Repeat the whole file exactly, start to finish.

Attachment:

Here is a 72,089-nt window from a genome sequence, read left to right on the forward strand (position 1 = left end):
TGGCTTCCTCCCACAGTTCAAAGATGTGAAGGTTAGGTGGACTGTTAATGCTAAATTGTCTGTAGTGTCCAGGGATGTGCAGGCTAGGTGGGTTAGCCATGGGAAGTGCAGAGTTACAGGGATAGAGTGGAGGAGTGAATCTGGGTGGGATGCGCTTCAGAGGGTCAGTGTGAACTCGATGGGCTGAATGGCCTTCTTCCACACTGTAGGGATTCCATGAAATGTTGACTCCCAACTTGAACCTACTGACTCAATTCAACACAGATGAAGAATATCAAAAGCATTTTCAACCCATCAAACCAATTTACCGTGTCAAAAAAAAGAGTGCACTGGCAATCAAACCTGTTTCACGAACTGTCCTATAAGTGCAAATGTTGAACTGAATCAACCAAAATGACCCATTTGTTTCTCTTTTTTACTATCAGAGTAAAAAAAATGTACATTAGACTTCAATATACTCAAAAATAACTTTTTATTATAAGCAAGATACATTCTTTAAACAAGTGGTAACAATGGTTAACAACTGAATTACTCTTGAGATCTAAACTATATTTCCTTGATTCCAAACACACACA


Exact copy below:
Here is a 72,089-nt window from a genome sequence, read left to right on the forward strand (position 1 = left end):
TGGCTTCCTCCCACAGTTCAAAGATGTGAAGGTTAGGTGGACTGTTAATGCTAAATTGTCTGTAGTGTCCAGGGATGTGCAGGCTAGGTGGGTTAGCCATGGGAAGTGCAGAGTTACAGGGATAGAGTGGAGGAGTGAATCTGGGTGGGATGCGCTTCAGAGGGTCAGTGTGAACTCGATGGGCTGAATGGCCTTCTTCCACACTGTAGGGATTCCATGAAATGTTGACTCCCAACTTGAACCTACTGACTCAATTCAACACAGATGAAGAATATCAAAAGCATTTTCAACCCATCAAACCAATTTACCGTGTCAAAAAAAAGAGTGCACTGGCAATCAAACCTGTTTCACGAACTGTCCTATAAGTGCAAATGTTGAACTGAATCAACCAAAATGACCCATTTGTTTCTCTTTTTTACTATCAGAGTAAAAAAAATGTACATTAGACTTCAATATACTCAAAAATAACTTTTTATTATAAGCAAGATACATTCTTTAAACAAGTGGTAACAATGGTTAACAACTGAATTACTCTTGAGATCTAAACTATATTTCCTTGATTCCAAACACACACA